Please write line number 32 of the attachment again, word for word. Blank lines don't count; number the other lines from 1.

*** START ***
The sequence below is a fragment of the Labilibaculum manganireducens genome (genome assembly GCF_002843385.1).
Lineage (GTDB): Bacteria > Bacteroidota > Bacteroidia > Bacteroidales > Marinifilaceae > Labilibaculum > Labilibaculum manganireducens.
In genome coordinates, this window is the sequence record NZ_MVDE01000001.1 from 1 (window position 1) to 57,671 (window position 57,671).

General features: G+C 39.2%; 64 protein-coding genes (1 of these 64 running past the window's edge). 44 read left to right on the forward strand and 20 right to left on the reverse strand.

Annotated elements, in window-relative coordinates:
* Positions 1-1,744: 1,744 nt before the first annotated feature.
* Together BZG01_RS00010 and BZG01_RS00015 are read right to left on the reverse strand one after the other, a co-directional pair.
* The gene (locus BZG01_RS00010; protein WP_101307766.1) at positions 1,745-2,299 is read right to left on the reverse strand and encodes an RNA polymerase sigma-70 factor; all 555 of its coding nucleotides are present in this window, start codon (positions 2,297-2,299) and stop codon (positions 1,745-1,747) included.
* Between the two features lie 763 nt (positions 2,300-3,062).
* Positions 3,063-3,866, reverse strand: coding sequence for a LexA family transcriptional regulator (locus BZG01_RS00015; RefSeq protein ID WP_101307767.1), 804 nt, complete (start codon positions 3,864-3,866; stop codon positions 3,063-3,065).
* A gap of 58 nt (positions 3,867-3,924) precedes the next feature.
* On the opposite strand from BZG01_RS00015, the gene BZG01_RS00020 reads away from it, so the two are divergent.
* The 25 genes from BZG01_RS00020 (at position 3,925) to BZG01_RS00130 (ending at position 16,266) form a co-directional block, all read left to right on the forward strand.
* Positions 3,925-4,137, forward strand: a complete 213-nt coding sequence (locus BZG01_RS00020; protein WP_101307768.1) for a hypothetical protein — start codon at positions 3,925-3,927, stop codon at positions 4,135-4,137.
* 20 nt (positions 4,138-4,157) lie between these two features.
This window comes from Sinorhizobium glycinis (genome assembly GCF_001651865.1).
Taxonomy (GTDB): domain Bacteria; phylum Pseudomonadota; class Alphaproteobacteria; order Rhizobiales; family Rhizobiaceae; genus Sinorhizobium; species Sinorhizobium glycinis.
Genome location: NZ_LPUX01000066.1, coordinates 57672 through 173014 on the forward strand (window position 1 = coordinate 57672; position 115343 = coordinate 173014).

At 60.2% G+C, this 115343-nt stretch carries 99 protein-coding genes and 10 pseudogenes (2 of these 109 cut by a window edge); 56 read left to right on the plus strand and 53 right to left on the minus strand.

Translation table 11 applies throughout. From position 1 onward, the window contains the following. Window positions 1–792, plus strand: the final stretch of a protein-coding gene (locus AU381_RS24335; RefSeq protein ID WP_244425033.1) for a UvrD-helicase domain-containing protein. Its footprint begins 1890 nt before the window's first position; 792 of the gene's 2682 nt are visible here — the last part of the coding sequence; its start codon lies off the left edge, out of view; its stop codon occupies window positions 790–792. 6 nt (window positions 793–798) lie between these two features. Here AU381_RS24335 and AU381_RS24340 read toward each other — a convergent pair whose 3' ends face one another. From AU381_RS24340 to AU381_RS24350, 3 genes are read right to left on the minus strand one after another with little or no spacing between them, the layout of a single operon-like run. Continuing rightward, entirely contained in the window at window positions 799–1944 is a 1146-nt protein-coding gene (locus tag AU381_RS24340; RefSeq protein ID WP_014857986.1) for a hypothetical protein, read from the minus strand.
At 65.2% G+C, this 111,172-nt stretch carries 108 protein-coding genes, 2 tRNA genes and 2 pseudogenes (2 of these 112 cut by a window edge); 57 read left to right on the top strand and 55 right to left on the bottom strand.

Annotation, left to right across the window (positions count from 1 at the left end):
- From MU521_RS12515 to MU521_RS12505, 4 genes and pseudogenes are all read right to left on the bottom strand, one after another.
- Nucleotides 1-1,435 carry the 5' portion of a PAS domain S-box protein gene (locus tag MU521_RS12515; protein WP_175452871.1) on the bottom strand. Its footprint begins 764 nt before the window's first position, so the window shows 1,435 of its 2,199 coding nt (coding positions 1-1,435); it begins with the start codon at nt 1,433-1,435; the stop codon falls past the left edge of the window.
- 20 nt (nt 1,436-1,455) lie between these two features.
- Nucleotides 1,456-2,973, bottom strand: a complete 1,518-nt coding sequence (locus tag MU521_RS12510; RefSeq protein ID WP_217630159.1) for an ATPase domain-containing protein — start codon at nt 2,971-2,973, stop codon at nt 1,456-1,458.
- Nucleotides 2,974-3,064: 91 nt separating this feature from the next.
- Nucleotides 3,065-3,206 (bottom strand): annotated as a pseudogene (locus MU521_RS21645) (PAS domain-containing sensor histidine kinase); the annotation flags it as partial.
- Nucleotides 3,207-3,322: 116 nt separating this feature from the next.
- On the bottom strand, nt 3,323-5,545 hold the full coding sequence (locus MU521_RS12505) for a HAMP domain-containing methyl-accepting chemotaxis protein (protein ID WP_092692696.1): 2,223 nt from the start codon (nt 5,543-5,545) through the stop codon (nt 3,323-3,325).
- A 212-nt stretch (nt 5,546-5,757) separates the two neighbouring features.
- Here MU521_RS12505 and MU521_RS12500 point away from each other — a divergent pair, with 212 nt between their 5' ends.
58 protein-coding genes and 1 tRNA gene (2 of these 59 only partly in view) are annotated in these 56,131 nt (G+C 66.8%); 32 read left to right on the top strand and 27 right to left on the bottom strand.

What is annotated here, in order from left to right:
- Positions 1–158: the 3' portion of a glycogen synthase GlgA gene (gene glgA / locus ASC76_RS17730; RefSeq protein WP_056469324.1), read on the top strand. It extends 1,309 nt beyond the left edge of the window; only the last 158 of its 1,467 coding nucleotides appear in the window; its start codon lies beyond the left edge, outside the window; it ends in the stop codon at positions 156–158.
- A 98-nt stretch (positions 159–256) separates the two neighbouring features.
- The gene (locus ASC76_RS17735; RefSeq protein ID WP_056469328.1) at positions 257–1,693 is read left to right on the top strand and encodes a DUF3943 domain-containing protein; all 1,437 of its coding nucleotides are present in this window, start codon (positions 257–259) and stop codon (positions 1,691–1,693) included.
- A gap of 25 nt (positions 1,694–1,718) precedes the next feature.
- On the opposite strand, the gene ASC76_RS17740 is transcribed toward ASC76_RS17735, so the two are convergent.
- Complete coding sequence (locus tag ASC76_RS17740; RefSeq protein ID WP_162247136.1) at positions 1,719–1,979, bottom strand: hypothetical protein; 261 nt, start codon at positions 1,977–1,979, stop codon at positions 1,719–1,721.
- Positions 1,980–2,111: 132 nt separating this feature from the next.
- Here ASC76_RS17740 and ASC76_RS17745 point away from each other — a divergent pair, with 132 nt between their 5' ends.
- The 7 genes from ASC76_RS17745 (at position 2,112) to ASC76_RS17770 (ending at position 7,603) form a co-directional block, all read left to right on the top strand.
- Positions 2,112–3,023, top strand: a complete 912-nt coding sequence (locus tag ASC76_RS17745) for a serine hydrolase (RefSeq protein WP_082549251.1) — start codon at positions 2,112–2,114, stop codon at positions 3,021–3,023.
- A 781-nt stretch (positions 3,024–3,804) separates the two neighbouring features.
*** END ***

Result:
- Here MU521_RS12505 and MU521_RS12500 point away from each other — a divergent pair, with 212 nt between their 5' ends.